"I don't care who you are, you could be Phil Jackson, no one's going to survive that many injuries."
That was Tasmania coach Scott Roth after the finals-bound JackJumpers snuck past a severely depleted Illawarra by three points in Wollongong late last season.
Roth was part of a chorus of Jacob Jackomas' peers virtually falling over themselves to praise a rookie head coach dealt a maliciously cruel hand in his first season.
However, his looming second season in charge begs an entirely different question: how would Phil Jackson do with this version of the Illawarra Hawks?
Of course it's highly rhetorical. No one is asking him to be Phil Jackson or, for that matter, his predecessor Brian Goorjian. The Hawks front office isn't asking for him to be anyone other than Jacob Jackomas.
Precisely who that is in the coaching sense remains a mystery for those outside Hawks camp. How do you judge a guy who lost four imports to season-ending injuries - the most crucial after just one game?
The answer is you can't, just like you can't read too much into a franchise-low 3-25 win-loss ledger. The truth is, we don't really know enough to pass judgement.
It's not the case for those in the club's inner sanctum. It's seen more than enough.
"Nobody ever wants to go into their first year coaching and have to go through what he had to go through, but Jake's done an unbelievable job," team captain Tyler Harvey said.
"I don't know if any first year head coach has ever had to go through the sort of injuries we had last year, but he's kept us together throughout this whole thing.
"As you can see, guys are right back on board, guys are wanting to come here just because of that culture he's built.
"He just preaches hard work, showing up daily doing everything we can to win games knowing that, if you trust the process, wins will come out of it.
"When the head of the snake is doing that, we have no other choice but to jump on board. I stand for whatever Jake says and, with the team we have this year, we know we're going to produce wins out of that."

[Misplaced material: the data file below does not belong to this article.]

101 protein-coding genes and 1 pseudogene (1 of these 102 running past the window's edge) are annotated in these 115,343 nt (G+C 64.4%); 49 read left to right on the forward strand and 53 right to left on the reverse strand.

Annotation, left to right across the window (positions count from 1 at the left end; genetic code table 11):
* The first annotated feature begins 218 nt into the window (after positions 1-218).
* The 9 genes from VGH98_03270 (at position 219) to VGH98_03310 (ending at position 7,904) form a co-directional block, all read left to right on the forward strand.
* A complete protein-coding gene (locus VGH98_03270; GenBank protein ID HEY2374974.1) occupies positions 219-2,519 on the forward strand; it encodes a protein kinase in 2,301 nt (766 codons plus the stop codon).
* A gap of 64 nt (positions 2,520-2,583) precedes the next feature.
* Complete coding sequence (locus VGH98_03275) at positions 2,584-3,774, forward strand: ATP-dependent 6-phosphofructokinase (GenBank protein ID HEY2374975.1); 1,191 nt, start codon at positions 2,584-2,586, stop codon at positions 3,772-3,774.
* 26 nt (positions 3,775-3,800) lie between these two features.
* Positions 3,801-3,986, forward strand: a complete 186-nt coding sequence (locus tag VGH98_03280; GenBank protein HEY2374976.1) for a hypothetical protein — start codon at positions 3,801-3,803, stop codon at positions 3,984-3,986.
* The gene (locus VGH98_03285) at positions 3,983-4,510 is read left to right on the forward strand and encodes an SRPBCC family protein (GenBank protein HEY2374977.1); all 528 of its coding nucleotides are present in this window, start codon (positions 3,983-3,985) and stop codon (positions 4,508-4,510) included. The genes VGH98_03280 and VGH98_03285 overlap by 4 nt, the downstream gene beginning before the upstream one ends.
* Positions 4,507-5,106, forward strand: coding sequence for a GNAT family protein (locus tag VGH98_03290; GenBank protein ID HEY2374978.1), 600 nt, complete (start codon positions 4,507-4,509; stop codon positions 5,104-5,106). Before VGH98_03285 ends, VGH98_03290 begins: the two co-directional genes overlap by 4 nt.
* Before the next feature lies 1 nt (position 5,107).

The captain-coach bond stretches back to when both arrived four seasons ago, one the star import, the other the long-time assistant to mastercoach Goorjian.
That they'd be on the same page these years on stands to reason, but Jackomas has made a similar impression on those newer to the fold.
Most expected star import Justin Robinson to be on the first plane back to the US when injury ruled him out for the season after just one outing this time last year.
Instead, the 25-year-old stuck around, proving a huge presence in Hawks camp and forging a connection with Jackomas that played no small part in his decision to ink a fresh contract to return before last season was out.
"Even when I went back home [to the US], me and Jake were still talking two-three times a week," Robinson said.
"Coming to the third import choosing process, I had a big key in that and just having conversations about who we wanted. I think our relationship is even better than what it was last year.
"I know how he is as a coach, I know what he wants. We've brought in a little bit of a new offence and I learned that really quickly on the fly from home. Once I got back here we incorporated it quickly.
"Just knowing he trusts me, I trust him, and we're both on the same page to win and try to bring a title back to the Gong."
It largely went on behind closed doors, but that ability to craft relationships through adversity was the major factor in the club's decision to extend Jackomas' contract until the end of 2026.